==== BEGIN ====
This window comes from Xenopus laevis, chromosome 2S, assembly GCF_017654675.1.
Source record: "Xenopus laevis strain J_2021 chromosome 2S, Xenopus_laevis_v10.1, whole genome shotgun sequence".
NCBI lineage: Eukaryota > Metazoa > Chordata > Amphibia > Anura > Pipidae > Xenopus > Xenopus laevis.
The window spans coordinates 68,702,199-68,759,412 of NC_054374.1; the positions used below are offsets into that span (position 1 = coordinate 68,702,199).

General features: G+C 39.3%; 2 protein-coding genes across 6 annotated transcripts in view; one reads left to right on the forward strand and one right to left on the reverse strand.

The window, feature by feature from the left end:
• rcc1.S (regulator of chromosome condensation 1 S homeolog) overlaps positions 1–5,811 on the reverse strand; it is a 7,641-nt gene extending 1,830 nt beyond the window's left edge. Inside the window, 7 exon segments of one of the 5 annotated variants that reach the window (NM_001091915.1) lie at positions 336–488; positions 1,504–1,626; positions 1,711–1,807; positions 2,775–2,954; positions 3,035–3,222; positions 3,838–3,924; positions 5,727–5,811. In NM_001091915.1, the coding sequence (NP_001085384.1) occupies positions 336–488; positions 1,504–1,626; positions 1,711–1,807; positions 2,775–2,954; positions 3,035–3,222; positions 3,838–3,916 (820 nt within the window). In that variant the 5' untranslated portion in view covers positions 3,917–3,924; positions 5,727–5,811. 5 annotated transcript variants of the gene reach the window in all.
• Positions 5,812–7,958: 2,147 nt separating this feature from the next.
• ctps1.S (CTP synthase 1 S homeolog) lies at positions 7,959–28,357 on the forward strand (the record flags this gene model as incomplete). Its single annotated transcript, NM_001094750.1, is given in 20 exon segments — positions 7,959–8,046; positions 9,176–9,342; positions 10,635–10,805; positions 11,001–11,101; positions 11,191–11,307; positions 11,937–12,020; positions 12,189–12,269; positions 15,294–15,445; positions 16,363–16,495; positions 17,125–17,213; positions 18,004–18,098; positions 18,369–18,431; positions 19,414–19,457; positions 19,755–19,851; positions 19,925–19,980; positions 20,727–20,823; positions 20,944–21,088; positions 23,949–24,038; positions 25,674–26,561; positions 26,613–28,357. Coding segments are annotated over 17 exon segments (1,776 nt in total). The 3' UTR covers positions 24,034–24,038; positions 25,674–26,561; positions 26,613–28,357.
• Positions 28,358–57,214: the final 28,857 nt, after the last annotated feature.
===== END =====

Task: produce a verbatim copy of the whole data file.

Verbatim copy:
This window comes from Xenopus laevis, chromosome 2S, assembly GCF_017654675.1.
Source record: "Xenopus laevis strain J_2021 chromosome 2S, Xenopus_laevis_v10.1, whole genome shotgun sequence".
NCBI lineage: Eukaryota > Metazoa > Chordata > Amphibia > Anura > Pipidae > Xenopus > Xenopus laevis.
The window spans coordinates 68,702,199-68,759,412 of NC_054374.1; the positions used below are offsets into that span (position 1 = coordinate 68,702,199).

General features: G+C 39.3%; 2 protein-coding genes across 6 annotated transcripts in view; one reads left to right on the forward strand and one right to left on the reverse strand.

The window, feature by feature from the left end:
• rcc1.S (regulator of chromosome condensation 1 S homeolog) overlaps positions 1–5,811 on the reverse strand; it is a 7,641-nt gene extending 1,830 nt beyond the window's left edge. Inside the window, 7 exon segments of one of the 5 annotated variants that reach the window (NM_001091915.1) lie at positions 336–488; positions 1,504–1,626; positions 1,711–1,807; positions 2,775–2,954; positions 3,035–3,222; positions 3,838–3,924; positions 5,727–5,811. In NM_001091915.1, the coding sequence (NP_001085384.1) occupies positions 336–488; positions 1,504–1,626; positions 1,711–1,807; positions 2,775–2,954; positions 3,035–3,222; positions 3,838–3,916 (820 nt within the window). In that variant the 5' untranslated portion in view covers positions 3,917–3,924; positions 5,727–5,811. 5 annotated transcript variants of the gene reach the window in all.
• Positions 5,812–7,958: 2,147 nt separating this feature from the next.
• ctps1.S (CTP synthase 1 S homeolog) lies at positions 7,959–28,357 on the forward strand (the record flags this gene model as incomplete). Its single annotated transcript, NM_001094750.1, is given in 20 exon segments — positions 7,959–8,046; positions 9,176–9,342; positions 10,635–10,805; positions 11,001–11,101; positions 11,191–11,307; positions 11,937–12,020; positions 12,189–12,269; positions 15,294–15,445; positions 16,363–16,495; positions 17,125–17,213; positions 18,004–18,098; positions 18,369–18,431; positions 19,414–19,457; positions 19,755–19,851; positions 19,925–19,980; positions 20,727–20,823; positions 20,944–21,088; positions 23,949–24,038; positions 25,674–26,561; positions 26,613–28,357. Coding segments are annotated over 17 exon segments (1,776 nt in total). The 3' UTR covers positions 24,034–24,038; positions 25,674–26,561; positions 26,613–28,357.
• Positions 28,358–57,214: the final 28,857 nt, after the last annotated feature.